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[8 comments]

Rite Aid to take on CVS and Walgreens in clinic business

May 1, 2014

With Rite Aid's announcement earlier this month that it has acquired RediClinic, it's quite clear that the company, along with larger rivals CVS and Walgreens, sees in-store clinics as an increasingly important element in driving revenues and profits.

RediClinic, which currently operates 30 clinics in Texas, primarily in H-E-B stores, will operate as a wholly owned subsidiary of Rite Aid. The drugstore chain doesn't currently operate stores in Texas, where its presence could raise competitive concerns for H-E-B and other retailers that may be considering adding in-store clinics.

Most importantly, RediClinic will now provide Rite Aid with the means to open clinics in its own stores. While Rite Aid has not opened clinics, it has used NowClinic, a telehealth service that enables customers to speak with a doctor online. One major downside to the program is that it does not accept health insurance.

"Retail clinics play a critical role in today's health care delivery system and will play an important role in Rite Aid's overall health and wellness strategy, said John Standley, chairman and CEO of Rite Aid, in a statement when the deal was announced. "We are committed to working with RediClinic to expand its current footprint in Texas and, in the near future, begin to bring its expertise in delivering convenient healthcare and wellness programs to Rite Aid customers in select Rite Aid markets."

After years struggling under heavy debt and poor sales, Rite Aid has changed its fortunes in recent years through cost-cutting moves, an expansion of its loyalty program and store remodels. The company, which currently operates 4,584 stores, has seen same-store sales and company profits on the rise in recent quarters.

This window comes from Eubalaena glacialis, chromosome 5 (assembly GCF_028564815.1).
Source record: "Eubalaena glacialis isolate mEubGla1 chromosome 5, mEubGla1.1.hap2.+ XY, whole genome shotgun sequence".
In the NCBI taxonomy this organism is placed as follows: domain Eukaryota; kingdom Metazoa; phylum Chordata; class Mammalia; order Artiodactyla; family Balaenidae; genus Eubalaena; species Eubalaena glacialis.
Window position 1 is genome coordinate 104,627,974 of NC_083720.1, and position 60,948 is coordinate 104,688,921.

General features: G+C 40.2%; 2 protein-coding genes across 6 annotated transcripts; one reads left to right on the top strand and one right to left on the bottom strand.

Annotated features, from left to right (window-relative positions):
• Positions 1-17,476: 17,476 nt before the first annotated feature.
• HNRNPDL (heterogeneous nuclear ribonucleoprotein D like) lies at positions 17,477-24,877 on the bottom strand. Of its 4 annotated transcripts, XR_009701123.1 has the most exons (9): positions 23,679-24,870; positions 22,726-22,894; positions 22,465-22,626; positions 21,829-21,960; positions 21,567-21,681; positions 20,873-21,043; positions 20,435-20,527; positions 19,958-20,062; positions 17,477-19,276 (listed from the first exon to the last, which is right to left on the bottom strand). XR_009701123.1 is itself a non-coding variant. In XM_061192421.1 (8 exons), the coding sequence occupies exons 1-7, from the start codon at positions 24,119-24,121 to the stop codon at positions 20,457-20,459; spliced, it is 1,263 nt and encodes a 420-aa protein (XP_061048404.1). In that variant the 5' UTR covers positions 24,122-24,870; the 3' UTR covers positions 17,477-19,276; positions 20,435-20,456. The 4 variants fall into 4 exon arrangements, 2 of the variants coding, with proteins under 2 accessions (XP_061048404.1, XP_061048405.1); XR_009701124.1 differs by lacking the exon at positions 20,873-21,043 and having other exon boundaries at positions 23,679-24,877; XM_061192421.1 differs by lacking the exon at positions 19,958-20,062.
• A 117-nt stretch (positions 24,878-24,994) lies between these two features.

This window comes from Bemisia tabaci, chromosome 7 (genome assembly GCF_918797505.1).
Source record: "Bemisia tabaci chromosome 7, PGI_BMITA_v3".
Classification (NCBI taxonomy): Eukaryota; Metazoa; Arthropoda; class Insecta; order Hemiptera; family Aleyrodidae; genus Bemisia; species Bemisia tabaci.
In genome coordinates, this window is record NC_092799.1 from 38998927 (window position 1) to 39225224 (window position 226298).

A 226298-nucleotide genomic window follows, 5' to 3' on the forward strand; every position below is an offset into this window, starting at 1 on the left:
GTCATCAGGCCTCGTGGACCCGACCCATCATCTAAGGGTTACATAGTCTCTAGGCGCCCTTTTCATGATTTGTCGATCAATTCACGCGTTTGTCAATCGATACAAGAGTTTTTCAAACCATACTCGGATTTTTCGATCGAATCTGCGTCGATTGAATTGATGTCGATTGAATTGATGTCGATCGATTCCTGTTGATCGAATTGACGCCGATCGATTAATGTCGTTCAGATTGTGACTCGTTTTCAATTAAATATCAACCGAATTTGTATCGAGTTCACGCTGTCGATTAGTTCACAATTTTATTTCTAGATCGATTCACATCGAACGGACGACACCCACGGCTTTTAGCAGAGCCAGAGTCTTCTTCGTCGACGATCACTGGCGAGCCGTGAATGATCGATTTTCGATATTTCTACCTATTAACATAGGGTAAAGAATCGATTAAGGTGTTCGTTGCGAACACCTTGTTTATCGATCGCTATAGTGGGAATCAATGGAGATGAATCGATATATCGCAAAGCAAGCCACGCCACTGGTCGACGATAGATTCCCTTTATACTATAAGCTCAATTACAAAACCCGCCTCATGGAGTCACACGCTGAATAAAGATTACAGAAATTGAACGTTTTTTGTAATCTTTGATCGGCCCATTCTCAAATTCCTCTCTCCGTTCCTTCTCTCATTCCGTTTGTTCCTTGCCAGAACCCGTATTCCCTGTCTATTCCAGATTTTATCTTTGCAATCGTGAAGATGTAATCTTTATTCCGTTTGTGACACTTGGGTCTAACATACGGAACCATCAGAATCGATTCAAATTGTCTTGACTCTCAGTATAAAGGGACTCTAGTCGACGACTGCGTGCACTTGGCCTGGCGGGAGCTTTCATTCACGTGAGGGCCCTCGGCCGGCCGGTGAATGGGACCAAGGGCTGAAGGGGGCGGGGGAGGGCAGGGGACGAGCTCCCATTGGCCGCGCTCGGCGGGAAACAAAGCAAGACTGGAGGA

FINANCIALS:     [NYSE:RAD] [ ]

Discussion Questions:

What will the addition of RediClinic mean for Rite Aid in its competition with CVS, Walgreens and others for consumers' health and wellness expenditures?

While we value unfettered opinion, we urge you to show respect and courtesy for people or companies about whom you comment. Keep in mind that this is a public, professional business discussion. RetailWire reserves the right to edit or refuse the publication of remarks that we deem unsuitable. We may also correct for unintended spelling and grammatical errors.

Instant Poll:

How likely is Rite Aid to succeed with its acquisition of RediClinic?

Comments:

The addition of the clinics inside Rite Aid stores will definitely increase traffic in the stores and here is why: when the public wants to see a nurse practitioner they will go from store to store, regardless of which drug chain, until they find one readily available without a long wait.

In the beginning, Rite Aid will pick up the overflow from Walgreens and CVS. Eventually, if the clinics at Rite Aid are superior or if they do a great job, Rite Aid will win many of its own clinic customers. There is a huge demand for these clinics and most of them at Walgreens and CVS currently have lots of overflow. And of course the clinics result in lots of incremental customer spending in the store while the consumer waits for attention, and afterwards too, on the way back out the door. In addition, Rite Aid will gain additional fast-Rx business.

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David Biernbaum, Senior Marketing and Business Development Consultant, David Biernbaum Associates LLC